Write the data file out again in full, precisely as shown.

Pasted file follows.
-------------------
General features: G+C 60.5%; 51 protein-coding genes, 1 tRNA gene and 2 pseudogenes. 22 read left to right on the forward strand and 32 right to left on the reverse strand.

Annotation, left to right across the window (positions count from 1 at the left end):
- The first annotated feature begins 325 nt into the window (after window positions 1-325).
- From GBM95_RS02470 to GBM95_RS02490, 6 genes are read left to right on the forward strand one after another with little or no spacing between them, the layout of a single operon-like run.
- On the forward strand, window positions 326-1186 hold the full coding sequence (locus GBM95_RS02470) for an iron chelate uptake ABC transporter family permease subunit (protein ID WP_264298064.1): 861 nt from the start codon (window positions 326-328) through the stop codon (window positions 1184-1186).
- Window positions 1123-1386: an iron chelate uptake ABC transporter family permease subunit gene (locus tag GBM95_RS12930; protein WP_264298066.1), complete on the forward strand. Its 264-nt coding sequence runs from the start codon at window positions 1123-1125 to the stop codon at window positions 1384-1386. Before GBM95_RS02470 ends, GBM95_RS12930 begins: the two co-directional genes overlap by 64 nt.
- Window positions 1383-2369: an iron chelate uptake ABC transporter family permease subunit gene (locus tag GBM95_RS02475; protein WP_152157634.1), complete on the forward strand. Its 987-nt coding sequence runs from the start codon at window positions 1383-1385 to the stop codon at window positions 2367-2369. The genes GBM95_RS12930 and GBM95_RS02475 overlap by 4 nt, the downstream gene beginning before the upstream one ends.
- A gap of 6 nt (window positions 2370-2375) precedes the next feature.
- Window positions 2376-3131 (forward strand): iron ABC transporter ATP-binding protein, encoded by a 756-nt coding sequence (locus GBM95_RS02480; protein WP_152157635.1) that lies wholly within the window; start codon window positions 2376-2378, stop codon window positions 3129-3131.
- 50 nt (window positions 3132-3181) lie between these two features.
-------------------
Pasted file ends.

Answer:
General features: G+C 60.5%; 51 protein-coding genes, 1 tRNA gene and 2 pseudogenes. 22 read left to right on the forward strand and 32 right to left on the reverse strand.

Annotation, left to right across the window (positions count from 1 at the left end):
- The first annotated feature begins 325 nt into the window (after window positions 1-325).
- From GBM95_RS02470 to GBM95_RS02490, 6 genes are read left to right on the forward strand one after another with little or no spacing between them, the layout of a single operon-like run.
- On the forward strand, window positions 326-1186 hold the full coding sequence (locus GBM95_RS02470) for an iron chelate uptake ABC transporter family permease subunit (protein ID WP_264298064.1): 861 nt from the start codon (window positions 326-328) through the stop codon (window positions 1184-1186).
- Window positions 1123-1386: an iron chelate uptake ABC transporter family permease subunit gene (locus tag GBM95_RS12930; protein WP_264298066.1), complete on the forward strand. Its 264-nt coding sequence runs from the start codon at window positions 1123-1125 to the stop codon at window positions 1384-1386. Before GBM95_RS02470 ends, GBM95_RS12930 begins: the two co-directional genes overlap by 64 nt.
- Window positions 1383-2369: an iron chelate uptake ABC transporter family permease subunit gene (locus tag GBM95_RS02475; protein WP_152157634.1), complete on the forward strand. Its 987-nt coding sequence runs from the start codon at window positions 1383-1385 to the stop codon at window positions 2367-2369. The genes GBM95_RS12930 and GBM95_RS02475 overlap by 4 nt, the downstream gene beginning before the upstream one ends.
- A gap of 6 nt (window positions 2370-2375) precedes the next feature.
- Window positions 2376-3131 (forward strand): iron ABC transporter ATP-binding protein, encoded by a 756-nt coding sequence (locus GBM95_RS02480; protein WP_152157635.1) that lies wholly within the window; start codon window positions 2376-2378, stop codon window positions 3129-3131.
- 50 nt (window positions 3132-3181) lie between these two features.